Co-operating to keep Scotland's streets safe
Ahead of a statement by the SNP Government on the future of policing an SNP MSP has called for clarity on Labour’s plans for a single police force after prominent Labour councillor Eric Milligan joined other Labour colleagues in opposing the Labour leader’s plans for policing.
There are sharp divisions within the Labour party over the issue as Labour councillors on Highland council have opposed the policy as has Dunfermline Labour MP Thomas Docherty – formerly a close colleague of Labour’s justice spokesperson Richard Baker - raising questions about how much consultation Mr Gray has taken on the issue.
In contrast the SNP has been working with police and fire services across the country on developing a suitable policy.
Commenting SNP MSP Stewart Maxwell - a member of the Scottish Parliament's Justice Committee – said:
“The SNP Government’s delivery of over 1,000 extra police officers has helped make Scotland safer and seen crime rates hit a 32 year low.
“And our budget for Scotland guarantees that those 1,000 extra police officers will remain in place to keep our communities safe.
“Our priority is a police service that can do its job with the focus on police on the street and that is what the SNP will continue to do at the next election.
“However Labour’s policy is as incoherent as ever. Their leader claimed he had bold plans for leading his party on policing but now his party is rebelling against him. Unlike the SNP he is clearly failing to consult and co-operate with others on this issue.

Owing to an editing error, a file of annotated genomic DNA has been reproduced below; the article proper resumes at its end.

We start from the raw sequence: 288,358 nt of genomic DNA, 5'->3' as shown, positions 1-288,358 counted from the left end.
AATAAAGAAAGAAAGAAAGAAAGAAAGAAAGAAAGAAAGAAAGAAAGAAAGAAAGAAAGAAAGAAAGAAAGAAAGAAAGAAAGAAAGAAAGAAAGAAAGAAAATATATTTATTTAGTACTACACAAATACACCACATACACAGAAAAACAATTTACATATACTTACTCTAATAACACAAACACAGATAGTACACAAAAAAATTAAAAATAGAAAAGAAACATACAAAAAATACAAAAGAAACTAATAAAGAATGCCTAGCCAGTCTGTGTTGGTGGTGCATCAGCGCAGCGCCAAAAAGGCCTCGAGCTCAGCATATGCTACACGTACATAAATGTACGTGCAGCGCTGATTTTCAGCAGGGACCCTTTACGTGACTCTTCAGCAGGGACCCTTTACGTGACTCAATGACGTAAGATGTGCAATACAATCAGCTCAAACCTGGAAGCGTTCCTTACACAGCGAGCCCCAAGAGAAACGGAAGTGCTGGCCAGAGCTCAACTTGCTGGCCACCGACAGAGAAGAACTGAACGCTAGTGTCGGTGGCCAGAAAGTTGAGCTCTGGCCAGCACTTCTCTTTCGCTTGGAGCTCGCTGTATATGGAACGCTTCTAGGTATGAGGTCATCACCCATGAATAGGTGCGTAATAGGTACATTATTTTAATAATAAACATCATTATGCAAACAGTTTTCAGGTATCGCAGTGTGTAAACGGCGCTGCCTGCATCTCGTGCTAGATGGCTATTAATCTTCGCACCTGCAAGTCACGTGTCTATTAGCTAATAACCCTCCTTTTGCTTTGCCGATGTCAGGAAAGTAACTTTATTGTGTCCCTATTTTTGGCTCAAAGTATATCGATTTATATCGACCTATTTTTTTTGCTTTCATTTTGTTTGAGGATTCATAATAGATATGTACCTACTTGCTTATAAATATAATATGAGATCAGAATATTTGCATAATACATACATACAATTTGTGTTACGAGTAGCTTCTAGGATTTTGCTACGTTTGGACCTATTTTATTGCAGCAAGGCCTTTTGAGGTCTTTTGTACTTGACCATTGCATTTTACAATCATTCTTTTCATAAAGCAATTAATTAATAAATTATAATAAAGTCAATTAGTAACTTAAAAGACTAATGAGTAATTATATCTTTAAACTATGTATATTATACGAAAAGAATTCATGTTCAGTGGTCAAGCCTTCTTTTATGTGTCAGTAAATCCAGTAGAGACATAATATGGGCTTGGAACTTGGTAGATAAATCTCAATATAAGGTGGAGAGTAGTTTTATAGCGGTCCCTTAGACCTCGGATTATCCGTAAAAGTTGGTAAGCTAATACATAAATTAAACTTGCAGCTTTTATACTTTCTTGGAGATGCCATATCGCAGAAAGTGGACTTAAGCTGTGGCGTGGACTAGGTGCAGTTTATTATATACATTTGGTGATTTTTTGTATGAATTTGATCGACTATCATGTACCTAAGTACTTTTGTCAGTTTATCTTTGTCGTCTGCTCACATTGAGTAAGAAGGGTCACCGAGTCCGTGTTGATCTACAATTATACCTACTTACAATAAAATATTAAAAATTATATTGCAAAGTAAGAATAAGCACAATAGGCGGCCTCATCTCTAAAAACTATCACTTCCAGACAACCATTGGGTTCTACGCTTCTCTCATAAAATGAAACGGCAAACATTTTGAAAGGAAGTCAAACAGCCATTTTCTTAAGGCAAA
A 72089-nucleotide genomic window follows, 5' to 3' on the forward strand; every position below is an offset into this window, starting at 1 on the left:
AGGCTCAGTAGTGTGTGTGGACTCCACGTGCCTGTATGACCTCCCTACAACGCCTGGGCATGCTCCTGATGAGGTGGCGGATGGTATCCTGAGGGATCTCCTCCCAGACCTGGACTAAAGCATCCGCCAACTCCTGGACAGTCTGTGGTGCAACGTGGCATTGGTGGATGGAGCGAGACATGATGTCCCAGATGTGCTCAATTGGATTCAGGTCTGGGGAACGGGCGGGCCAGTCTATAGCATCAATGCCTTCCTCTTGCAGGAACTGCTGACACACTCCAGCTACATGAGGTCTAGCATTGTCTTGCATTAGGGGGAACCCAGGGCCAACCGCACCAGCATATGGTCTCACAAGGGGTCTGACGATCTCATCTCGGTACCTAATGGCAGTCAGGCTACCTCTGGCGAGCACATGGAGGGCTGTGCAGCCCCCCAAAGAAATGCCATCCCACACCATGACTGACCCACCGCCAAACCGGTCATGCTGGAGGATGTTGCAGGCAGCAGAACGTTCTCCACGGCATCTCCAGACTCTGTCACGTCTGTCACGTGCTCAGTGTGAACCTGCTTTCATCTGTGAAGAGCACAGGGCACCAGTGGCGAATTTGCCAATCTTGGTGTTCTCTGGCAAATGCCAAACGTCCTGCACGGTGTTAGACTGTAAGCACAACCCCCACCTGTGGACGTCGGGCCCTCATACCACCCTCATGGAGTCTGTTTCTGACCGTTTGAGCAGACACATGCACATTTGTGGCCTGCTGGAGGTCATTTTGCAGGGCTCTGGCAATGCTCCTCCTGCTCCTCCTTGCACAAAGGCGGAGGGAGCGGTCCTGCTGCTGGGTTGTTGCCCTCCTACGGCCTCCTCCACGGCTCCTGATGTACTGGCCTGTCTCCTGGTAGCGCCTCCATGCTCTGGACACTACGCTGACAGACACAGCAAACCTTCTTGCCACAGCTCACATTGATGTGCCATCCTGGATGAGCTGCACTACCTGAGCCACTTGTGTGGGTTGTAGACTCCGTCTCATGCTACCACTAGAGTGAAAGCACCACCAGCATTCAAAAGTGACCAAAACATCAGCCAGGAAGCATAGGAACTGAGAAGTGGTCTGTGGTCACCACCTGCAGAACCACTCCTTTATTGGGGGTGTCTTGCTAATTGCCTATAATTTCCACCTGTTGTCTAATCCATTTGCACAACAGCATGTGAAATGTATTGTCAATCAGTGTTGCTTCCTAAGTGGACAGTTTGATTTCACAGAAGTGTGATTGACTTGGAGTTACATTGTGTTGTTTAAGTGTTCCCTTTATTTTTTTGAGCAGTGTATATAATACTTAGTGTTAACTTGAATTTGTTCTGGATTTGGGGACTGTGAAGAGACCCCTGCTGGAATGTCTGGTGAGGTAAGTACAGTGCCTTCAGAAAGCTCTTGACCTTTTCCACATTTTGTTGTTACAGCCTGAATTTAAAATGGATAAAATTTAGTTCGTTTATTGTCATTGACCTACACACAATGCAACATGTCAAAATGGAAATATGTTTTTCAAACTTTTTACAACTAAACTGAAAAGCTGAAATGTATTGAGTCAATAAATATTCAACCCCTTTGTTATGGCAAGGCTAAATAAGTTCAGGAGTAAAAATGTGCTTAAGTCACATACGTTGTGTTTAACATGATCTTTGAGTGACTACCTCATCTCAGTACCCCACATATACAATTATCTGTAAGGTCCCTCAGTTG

“Only today we hear Labour’s Eric Milligan has joined Labour’s Highlands councils and Labour MP Thomas Docherty in opposing their party leader’s plans.
“The issue for Labour’s leader is if he cannot get his party to follow him on this issue, and fails the test of consultation and co-operation, why should anyone trust him."
1. From today’s Press Association:
“[C]ouncillor Eric Milligan, who sits on the Lothian and Borders Police Board, said the idea of a single force betrays the localised history of Scottish policing and threatens the independence of the force…
…The Labour councillor's stance is at odds with his party leader Iain Gray, who was the first to call for "a Scottish national police force with strengthened local accountability" at Scottish Labour's conference, also in October.
2. A motion debated at Highland Council last October, and supported by the local Labour group, opposed a centralised police force in Scotland. The Labour group are part of the ruling administration with the Liberal Democrats.
The motion debated at Highland Council on Thursday 28th October is as follows:
“Highlands and Islands Emergency Service
That the Highland Council rejects any proposal to centralise the provision of policing and fire services in Scotland and supports efforts to ensure that local accountability, control and service provision are delivered in the Highlands and Islands through closer integration and joint organisational arrangements”.
Signed: Dr M E M Foxley, Mr J Laing, Mr J Gray
3. In the Dunfermline Press of 4th November, 2010 it was reported:
“Dunfermline and West Fife MP Thomas Docherty has criticised plans to cut the number of police forces, underlining the issues that would face Fife.”
4. Yet at the Scottish Labour conference in Oban Iain Gray not only emphatically supported the idea of a single national force but implicitly attacked any consideration of other options:
“I said on television that we had to look at the number of police forces in Scotland. Four days later Alex Salmond pops up with “bobbies before boundaries”. What does that mean? Why so timid. I believe that the time has come for a Scottish national police force, but with strengthened local accountability for local policing. “